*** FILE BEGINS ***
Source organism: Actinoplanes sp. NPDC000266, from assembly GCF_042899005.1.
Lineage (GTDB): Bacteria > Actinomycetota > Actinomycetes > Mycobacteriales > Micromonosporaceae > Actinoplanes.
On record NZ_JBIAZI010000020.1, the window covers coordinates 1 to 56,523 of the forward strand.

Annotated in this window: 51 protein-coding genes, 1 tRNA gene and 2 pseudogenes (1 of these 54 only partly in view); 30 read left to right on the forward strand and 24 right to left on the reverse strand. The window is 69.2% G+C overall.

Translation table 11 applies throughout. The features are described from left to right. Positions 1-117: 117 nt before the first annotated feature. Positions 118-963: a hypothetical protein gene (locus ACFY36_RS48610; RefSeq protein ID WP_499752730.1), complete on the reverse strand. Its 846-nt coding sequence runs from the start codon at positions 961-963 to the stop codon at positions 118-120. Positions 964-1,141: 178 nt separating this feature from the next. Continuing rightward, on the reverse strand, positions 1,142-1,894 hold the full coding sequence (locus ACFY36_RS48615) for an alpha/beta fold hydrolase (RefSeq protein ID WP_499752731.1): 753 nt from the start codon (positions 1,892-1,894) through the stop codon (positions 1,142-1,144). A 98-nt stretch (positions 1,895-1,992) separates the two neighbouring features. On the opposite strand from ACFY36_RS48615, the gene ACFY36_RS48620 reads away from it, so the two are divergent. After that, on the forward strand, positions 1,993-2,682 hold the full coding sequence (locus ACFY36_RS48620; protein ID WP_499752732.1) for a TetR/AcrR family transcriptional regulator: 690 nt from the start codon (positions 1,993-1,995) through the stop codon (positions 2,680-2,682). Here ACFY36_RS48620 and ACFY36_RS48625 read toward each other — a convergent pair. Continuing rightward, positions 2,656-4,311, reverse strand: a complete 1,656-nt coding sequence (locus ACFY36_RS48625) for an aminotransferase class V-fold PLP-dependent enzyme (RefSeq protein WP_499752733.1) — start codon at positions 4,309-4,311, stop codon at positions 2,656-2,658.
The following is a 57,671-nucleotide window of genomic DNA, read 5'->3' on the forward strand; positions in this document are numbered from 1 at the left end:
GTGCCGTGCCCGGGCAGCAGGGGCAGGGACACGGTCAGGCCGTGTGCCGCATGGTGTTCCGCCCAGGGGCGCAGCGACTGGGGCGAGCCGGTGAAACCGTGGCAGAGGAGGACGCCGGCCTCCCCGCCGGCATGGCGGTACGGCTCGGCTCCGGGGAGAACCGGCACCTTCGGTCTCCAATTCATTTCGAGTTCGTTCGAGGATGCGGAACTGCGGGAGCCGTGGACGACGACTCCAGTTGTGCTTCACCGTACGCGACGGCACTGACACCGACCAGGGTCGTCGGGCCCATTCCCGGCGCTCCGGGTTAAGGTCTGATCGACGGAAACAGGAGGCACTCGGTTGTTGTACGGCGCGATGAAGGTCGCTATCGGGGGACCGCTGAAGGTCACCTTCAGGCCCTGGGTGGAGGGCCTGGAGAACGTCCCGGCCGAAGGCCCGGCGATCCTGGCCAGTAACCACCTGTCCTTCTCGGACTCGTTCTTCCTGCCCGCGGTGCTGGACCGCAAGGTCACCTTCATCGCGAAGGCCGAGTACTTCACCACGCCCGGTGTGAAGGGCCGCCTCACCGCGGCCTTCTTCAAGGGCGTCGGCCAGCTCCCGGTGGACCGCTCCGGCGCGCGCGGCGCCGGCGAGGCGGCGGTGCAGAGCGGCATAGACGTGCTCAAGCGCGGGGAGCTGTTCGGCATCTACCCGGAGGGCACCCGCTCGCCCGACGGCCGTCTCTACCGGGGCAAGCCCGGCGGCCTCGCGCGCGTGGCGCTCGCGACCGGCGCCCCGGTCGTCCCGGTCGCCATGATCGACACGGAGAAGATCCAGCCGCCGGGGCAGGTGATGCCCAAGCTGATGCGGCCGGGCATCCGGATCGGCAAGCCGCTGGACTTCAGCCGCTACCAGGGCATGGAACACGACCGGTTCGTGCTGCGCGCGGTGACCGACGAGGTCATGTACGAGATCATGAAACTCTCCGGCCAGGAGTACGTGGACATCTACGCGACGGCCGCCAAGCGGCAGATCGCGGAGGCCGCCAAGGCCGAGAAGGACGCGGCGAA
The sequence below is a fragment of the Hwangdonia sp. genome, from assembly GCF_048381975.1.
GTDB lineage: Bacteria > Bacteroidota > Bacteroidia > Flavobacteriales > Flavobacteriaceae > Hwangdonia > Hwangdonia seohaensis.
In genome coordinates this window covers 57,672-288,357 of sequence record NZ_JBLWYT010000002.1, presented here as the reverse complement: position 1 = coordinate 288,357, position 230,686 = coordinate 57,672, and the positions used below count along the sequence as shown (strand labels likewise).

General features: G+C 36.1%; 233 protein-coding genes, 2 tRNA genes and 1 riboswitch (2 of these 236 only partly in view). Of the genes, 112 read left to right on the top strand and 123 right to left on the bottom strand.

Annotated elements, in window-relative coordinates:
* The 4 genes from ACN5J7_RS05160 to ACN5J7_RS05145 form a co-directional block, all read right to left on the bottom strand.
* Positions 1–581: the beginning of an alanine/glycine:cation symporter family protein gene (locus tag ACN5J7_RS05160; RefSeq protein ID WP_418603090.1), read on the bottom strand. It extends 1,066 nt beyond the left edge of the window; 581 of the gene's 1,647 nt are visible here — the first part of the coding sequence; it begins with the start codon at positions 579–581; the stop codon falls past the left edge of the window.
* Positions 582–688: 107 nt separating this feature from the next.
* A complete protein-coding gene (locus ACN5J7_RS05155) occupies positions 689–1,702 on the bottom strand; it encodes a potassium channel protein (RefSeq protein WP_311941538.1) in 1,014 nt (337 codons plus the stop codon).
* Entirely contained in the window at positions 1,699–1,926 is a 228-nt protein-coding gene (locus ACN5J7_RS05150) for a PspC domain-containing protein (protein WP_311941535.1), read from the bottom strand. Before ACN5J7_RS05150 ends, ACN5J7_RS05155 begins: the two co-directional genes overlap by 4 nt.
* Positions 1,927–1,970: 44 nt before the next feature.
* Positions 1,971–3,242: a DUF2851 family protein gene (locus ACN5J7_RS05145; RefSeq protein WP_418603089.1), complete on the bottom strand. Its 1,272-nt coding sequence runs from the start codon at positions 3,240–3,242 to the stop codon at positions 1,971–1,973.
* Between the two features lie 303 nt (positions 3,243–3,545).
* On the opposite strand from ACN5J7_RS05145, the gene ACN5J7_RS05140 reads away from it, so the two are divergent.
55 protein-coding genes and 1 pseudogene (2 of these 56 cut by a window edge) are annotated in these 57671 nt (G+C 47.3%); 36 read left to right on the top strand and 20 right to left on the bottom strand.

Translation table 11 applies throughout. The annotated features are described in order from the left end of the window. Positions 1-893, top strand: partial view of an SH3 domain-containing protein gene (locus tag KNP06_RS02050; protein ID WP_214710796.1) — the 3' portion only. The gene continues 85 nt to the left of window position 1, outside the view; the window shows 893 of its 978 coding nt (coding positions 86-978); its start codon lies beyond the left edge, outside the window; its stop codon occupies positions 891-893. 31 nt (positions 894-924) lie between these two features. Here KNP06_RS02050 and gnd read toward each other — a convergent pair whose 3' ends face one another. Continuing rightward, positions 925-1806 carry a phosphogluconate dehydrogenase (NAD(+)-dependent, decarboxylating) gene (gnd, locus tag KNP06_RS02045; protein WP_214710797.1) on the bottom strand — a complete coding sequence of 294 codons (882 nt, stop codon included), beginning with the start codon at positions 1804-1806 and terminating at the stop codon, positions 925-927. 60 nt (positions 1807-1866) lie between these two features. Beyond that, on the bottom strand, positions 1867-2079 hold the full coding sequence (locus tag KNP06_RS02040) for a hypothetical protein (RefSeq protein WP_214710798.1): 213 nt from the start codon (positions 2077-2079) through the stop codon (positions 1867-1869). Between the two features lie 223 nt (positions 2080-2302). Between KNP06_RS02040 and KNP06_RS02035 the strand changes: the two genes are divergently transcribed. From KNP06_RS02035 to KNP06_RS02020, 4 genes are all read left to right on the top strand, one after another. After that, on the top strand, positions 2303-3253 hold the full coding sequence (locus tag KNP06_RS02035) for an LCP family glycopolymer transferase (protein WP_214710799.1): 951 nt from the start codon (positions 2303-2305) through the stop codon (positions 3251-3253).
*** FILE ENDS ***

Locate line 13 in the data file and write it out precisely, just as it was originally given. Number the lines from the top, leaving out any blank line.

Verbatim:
* The 4 genes from ACN5J7_RS05160 to ACN5J7_RS05145 form a co-directional block, all read right to left on the bottom strand.